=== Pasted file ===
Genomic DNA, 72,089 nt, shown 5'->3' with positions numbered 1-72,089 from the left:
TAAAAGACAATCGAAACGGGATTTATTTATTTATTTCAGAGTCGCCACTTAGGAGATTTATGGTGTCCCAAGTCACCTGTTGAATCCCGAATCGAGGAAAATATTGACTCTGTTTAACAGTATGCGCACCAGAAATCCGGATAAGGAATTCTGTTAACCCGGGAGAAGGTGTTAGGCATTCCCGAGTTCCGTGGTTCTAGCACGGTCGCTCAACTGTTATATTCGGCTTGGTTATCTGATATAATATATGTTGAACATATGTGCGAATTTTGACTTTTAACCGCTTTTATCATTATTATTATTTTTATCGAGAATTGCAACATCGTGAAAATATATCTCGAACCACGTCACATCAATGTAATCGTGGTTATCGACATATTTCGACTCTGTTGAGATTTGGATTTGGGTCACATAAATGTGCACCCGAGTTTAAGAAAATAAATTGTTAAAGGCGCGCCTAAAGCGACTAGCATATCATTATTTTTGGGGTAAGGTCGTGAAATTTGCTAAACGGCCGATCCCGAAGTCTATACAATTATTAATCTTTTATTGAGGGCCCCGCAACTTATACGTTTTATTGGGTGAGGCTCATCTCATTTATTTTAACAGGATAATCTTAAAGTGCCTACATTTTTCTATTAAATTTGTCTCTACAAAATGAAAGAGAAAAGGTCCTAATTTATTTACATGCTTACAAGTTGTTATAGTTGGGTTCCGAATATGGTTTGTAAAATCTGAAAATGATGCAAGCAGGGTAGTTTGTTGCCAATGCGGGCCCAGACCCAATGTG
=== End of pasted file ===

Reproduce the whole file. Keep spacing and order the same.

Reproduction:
Genomic DNA, 72,089 nt, shown 5'->3' with positions numbered 1-72,089 from the left:
TAAAAGACAATCGAAACGGGATTTATTTATTTATTTCAGAGTCGCCACTTAGGAGATTTATGGTGTCCCAAGTCACCTGTTGAATCCCGAATCGAGGAAAATATTGACTCTGTTTAACAGTATGCGCACCAGAAATCCGGATAAGGAATTCTGTTAACCCGGGAGAAGGTGTTAGGCATTCCCGAGTTCCGTGGTTCTAGCACGGTCGCTCAACTGTTATATTCGGCTTGGTTATCTGATATAATATATGTTGAACATATGTGCGAATTTTGACTTTTAACCGCTTTTATCATTATTATTATTTTTATCGAGAATTGCAACATCGTGAAAATATATCTCGAACCACGTCACATCAATGTAATCGTGGTTATCGACATATTTCGACTCTGTTGAGATTTGGATTTGGGTCACATAAATGTGCACCCGAGTTTAAGAAAATAAATTGTTAAAGGCGCGCCTAAAGCGACTAGCATATCATTATTTTTGGGGTAAGGTCGTGAAATTTGCTAAACGGCCGATCCCGAAGTCTATACAATTATTAATCTTTTATTGAGGGCCCCGCAACTTATACGTTTTATTGGGTGAGGCTCATCTCATTTATTTTAACAGGATAATCTTAAAGTGCCTACATTTTTCTATTAAATTTGTCTCTACAAAATGAAAGAGAAAAGGTCCTAATTTATTTACATGCTTACAAGTTGTTATAGTTGGGTTCCGAATATGGTTTGTAAAATCTGAAAATGATGCAAGCAGGGTAGTTTGTTGCCAATGCGGGCCCAGACCCAATGTG